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Biden's State Department Blanks Out Persecution of Christians

Updated: May 16

US Commission on International Religious Freedom Slams Democrat Deceit



An independent, bipartisan federal government commission is excoriating President Joe Biden's State Department for giving a pass in its recommendations and actions to countries where the persecution of Christians is on the rise.

 

In its latest report, the US Commission on International Religious Freedom (USCIRF) slammed the Biden administration for not designating India and Nigeria as Countries of Particular Concern (CPC), despite "the particularly severe religious freedom violations in those countries."

 

Biden Exonerates Worse Violators of Religious Freedom

The CPC designation is imposed on countries that are seen as the "worst violators of religious freedom globally" on the basis of the International Religious Freedom Act of 1998. India and Nigeria have both seen an exponential rise in attacks on Christians by Hindu and Muslim extremists over the past year.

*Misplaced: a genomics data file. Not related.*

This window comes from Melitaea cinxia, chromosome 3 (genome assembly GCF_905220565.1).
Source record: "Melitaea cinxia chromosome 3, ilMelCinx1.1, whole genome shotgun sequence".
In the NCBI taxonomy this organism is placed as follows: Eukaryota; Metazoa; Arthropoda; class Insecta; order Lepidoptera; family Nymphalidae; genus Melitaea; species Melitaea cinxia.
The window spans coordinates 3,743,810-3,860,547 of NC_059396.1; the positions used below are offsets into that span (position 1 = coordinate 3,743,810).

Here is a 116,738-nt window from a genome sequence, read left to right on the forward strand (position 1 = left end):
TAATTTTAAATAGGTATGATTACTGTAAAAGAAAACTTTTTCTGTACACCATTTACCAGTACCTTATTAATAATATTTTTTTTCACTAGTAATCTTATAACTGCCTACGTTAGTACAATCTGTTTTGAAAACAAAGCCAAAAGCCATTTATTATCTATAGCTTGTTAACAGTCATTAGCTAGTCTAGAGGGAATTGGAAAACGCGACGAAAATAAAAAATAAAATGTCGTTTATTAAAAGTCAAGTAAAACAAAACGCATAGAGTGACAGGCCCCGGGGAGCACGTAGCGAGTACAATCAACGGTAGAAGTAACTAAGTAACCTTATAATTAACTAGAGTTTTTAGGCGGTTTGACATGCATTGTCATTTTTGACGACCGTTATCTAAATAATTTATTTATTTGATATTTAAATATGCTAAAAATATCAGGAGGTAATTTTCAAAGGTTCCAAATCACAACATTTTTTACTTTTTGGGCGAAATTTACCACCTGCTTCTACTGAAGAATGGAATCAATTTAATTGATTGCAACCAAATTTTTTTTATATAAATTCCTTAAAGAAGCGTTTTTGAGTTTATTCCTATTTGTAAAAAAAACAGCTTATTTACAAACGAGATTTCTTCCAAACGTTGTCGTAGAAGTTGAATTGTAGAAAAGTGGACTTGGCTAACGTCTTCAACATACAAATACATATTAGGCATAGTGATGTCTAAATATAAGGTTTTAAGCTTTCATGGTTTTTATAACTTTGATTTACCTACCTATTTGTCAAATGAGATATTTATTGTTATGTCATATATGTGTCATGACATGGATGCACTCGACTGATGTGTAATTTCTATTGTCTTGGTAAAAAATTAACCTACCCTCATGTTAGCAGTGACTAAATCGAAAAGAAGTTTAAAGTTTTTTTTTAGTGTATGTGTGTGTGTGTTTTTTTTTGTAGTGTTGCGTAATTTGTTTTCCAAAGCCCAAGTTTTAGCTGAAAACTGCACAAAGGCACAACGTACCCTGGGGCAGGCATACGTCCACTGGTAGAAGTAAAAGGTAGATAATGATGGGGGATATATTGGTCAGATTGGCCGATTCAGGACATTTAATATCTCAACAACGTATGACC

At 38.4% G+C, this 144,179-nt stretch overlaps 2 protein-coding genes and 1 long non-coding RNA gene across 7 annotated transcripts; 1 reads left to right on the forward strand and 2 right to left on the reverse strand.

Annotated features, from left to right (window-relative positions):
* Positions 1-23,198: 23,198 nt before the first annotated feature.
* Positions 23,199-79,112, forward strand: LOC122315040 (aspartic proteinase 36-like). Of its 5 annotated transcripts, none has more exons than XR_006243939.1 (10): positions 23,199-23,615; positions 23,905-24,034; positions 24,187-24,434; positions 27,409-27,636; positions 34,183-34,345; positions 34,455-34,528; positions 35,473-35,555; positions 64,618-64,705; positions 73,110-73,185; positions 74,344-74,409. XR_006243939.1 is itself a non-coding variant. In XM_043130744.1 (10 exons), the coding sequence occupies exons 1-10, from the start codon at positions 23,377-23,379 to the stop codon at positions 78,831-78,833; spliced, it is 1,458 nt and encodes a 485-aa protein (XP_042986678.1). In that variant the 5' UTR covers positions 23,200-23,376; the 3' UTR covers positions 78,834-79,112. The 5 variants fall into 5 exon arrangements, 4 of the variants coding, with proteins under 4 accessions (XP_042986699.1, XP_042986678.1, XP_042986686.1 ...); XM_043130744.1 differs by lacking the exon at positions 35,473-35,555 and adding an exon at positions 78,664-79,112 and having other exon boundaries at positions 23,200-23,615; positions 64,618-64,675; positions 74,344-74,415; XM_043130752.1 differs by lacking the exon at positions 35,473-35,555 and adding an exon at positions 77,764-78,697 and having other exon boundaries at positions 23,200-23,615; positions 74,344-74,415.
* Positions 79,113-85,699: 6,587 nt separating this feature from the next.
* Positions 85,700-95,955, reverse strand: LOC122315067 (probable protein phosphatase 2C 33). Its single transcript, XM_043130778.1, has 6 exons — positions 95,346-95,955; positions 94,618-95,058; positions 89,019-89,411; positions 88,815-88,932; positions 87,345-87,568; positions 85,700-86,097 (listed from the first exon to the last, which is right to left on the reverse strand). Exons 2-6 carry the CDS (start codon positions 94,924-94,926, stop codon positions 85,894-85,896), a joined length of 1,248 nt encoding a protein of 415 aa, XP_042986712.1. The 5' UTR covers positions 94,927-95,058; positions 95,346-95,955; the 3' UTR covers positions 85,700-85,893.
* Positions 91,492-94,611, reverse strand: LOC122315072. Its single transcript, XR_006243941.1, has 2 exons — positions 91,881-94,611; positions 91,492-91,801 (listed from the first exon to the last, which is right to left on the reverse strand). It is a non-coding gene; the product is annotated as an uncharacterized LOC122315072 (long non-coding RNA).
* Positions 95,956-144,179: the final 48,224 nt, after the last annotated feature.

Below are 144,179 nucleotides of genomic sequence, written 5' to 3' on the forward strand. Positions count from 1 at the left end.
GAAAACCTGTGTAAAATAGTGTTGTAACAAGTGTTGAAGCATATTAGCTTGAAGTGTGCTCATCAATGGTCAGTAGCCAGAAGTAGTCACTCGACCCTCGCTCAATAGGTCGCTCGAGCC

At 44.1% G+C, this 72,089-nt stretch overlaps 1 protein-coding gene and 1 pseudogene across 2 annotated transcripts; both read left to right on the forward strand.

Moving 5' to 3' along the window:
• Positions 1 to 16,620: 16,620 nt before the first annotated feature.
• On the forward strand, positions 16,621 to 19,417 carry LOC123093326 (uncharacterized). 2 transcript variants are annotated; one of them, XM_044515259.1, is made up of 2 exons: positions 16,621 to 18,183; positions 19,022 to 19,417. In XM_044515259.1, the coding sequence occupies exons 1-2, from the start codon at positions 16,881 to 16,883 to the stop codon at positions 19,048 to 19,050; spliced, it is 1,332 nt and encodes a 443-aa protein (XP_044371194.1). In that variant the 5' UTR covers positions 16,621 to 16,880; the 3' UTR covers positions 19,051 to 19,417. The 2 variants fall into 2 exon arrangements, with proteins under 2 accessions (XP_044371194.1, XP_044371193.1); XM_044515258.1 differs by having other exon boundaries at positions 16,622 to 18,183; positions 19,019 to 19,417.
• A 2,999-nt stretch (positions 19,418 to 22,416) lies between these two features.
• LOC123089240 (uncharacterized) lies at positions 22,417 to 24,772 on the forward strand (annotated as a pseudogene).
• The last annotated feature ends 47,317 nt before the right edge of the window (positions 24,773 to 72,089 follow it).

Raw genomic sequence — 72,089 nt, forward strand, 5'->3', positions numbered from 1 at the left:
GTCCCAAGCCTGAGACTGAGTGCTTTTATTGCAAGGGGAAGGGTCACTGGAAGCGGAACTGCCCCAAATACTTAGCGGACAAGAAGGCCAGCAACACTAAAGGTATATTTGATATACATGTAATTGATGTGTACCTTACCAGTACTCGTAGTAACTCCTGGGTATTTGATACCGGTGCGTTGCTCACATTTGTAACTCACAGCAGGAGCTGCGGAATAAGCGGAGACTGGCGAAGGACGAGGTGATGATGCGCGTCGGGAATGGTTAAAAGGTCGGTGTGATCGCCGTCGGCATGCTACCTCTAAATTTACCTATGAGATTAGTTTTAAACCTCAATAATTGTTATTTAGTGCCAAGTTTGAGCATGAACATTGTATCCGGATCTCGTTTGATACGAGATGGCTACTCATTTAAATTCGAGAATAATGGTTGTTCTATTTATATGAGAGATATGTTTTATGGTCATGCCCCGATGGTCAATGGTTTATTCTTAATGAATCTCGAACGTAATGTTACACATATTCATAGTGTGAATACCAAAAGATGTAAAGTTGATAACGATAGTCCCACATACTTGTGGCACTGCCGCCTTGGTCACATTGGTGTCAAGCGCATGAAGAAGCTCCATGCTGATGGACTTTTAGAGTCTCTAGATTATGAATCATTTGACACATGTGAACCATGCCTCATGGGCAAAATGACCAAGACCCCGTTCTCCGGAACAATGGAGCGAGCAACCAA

"USCIRF rejects the State Department's decision to omit Nigeria and India as CPCs," the bipartisan body stressed. "We met with the State Department on many occasions to sound the alarm about these countries, but not all of our recommendations have been followed."

 

"We will not be deterred and will continue our role as a congressionally mandated watchdog to ensure the US government prioritizes religious freedom as a key component of US foreign policy," a statement from USCIRF noted.

 

Violence Against Christians in India Peaks

Religious freedom conditions in India continued to deteriorate in 2023. The government, led by the Hindu supremacist Bharatiya Janata Party (BJP), headed by Prime Minister Narendra Modi, failed to address communal violence disproportionately affecting Christians and other minorities, the USCIRF lamented.

 

In 2023, NGOs reported 687 incidents of violence against Indian Christians, who continued to be detained under various state-level anti-conversion laws, which have been imposed in 13 of the 28 states in the union of India in violation of international human rights laws.